Its energies, the authors argue, cannot be tamed. Citing a host of contemporary philosophers and theorists, they conclude that the "attempt to impose a rigid conceptual system of meaning on Blake's poem demonstrates instead just how dynamic a network it really is. Endless readings of 'The Tyger' are not merely possible but in fact are demanded by a text that deliberately refuses to answer the question 'Did he who made the Lamb make thee?' " (62). To skeptics who ask if this approach to Blake invites unlimited riffs, the authors say no: "this is not an argument for simply 'anything goes', but rather a serious consideration of the complexities of chaosthetics [apparent formlessness prompting interpretations] through some specific examples of how the Tyger zoamorph can be seen to work in a variety of circumstances and media" (64). But having essentially denied any limits to interpretation, the authors never show how "anything" can be denied the right to "go." If Blake's ontology and aesthetics demands creative responses, as they argue, who is to say whether one response is better, more effective, or more creative than another? And why would one wish to do so?

Without answering this question, Whitson and Whittaker treat print culture as a hiatus in the long history of participatory and collaborative responses to works of art. "Blake's 'Jerusalem,' " they assert, "is one of the clearest and most startling examples of the co-production discussed throughout this book, a return to the social reading that was common before the Gutenberg parenthesis made print a privileged mode of cognition" (74). An untitled prefatory poem, "Jerusalem" has been set to all forms of music and appropriated for a wide range of occasions, enhanced by modern sound technology and distribution networks. A familiar Anglican hymn, it found life as a Suffragette anthem in the 1920s and a stalwart rallying cry of Labor Party gatherings after World War II. It has been adapted by musicians from Parry to ELP (Emerson, Lake & Palmer) and post-punk groups. "Zoamorphosis," say the authors, "never stops . . ." (90). The work of art in this age of mechanical reproduction is uncontained, its spirit and meanings absorbed by conservatives, progressives, nihilists, and all forms of artists operating in various media; it belongs to no one and to everyone.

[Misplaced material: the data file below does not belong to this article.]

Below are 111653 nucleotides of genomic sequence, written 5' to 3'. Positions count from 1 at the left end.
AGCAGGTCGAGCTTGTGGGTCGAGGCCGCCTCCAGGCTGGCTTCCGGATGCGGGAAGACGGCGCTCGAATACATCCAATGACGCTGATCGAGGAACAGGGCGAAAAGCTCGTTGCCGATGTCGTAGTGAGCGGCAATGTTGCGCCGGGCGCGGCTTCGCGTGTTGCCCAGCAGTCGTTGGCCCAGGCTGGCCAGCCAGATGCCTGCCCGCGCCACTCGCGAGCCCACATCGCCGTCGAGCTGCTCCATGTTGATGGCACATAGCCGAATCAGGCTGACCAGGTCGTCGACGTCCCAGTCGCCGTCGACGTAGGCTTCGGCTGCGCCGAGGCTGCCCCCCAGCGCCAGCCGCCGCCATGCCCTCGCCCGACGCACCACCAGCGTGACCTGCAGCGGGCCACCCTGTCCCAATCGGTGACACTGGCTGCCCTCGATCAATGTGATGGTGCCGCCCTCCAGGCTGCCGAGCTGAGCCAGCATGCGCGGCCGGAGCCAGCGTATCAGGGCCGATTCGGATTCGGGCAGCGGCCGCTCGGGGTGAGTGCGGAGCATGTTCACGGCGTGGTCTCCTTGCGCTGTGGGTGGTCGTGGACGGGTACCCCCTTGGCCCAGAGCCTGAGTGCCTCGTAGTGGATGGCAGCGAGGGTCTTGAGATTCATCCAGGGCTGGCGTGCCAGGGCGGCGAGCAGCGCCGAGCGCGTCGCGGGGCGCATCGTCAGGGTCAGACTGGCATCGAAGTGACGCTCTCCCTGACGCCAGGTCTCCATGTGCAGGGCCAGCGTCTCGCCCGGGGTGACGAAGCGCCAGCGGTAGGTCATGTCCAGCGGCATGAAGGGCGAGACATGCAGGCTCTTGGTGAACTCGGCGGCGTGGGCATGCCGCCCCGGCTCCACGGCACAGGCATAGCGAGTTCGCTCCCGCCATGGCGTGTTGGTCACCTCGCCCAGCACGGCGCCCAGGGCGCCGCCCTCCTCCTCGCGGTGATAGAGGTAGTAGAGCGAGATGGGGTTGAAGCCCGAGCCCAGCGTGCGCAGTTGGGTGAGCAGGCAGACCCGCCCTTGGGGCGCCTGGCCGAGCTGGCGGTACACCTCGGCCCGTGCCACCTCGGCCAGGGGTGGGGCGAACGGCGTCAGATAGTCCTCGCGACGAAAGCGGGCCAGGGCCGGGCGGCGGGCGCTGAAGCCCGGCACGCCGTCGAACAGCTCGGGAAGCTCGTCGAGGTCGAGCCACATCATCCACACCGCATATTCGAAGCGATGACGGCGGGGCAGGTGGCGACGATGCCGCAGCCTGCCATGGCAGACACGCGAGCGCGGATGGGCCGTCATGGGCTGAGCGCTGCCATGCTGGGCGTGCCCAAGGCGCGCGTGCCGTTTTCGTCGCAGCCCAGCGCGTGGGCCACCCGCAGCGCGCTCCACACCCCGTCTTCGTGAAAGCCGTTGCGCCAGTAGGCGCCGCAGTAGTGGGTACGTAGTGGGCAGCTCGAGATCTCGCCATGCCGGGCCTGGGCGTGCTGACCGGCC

Only in the last 86 pages of this book do the authors discuss the use of digital media in teaching and responding to Blake. Yet they offer the most informed and informative tour of Blake in the digital age that I have read. Teaching and other ways of responding to Blake's art, they show, now flow from his deliberate rhetorical and aesthetic choices, which they construe as the purest and highest expressions of that art's purpose. "The obscure," they write, "operates in Blake's work not as a means for preserving an occult underlying world that is alienated from students, but as a lure to get his readers to move beyond a strict close-reading model and start the zoamorphic process of creating their own work" (92). In their own teaching, the authors apply "multimodal and digital communication to give students methods for inventing new approaches to old problems" (93). Employing blogs and Twitter, they say, encourages rich student engagement in archiving and preservation, within the classroom and beyond.

Blake explores this zoamorphic process in works such as The Marriage of Heaven and Hell, where he also reflects on the construction of history. For Blake, history was generated by fundamentally creative and participatory processes. In this spirit, the authors encourage students not to worry about what Blake means but to create graphic, sculptural, or multi-media works--a range of expressions--inspired by what they find in his work. This way of teaching Blake entails valuing (never evaluating) creative responses to Blake that reach beyond the groves of academe: "whereas Blake," they write, "may be declining in the secondary and postsecondary educational environment, outside of school and academia he is being deployed in a host of ways that . . . treat the experiences of initiated readers as largely irrelevant" (120). And this, they aver, is fully consistent with Blake's own standing during his age and with the spirit of his work. By using text mining, such as Google alert, Whitson and Whittaker painstakingly track myriad appearances of Blake's lines on Twitter and in other digital forms on the Web around the globe. Connecting the two parts of their book, the authors maintain that the "virtual Blake discussed in the first chapter is being reconstituted in a variety of new formats and situations in the online environment, as indeed he has always been reconstituted in print culture since the mid-nineteenth century" (137).

True to its thesis, the book concludes with discussion of a Blake truly produced by those who engage him: the peoples' Blake on Flickr, Wikipedia, and You Tube (138-163). Here, knowledge production is collaborative, participatory, democratically derived and negotiated, open, and unfettered: minds extending into digital machines that independently, algorithmically shape thought. As testimony to the impact of Blake, thousands of expressions inspired by him are traceable on the Internet. One tweet inspires another; one Blake image on Flickr begets a transformed response. The authors skillfully examine vibrant "folksonomic" and "mechonomic" digital communities formed by those responding to Blake using networked digital media. Bots and algorithms, for example, collaborate with human beings to make editorial choices: "two-thirds of the most active editors on the English edition of Wikipedia are bots or algorithms, and complete the majority of editing duties" (145). The instability and strangeness of Blake's works engender equally strange, unstable responses in digital media, as his images and ideas spread through networks of associations, responses, and counter-responses, onward, outward, without end.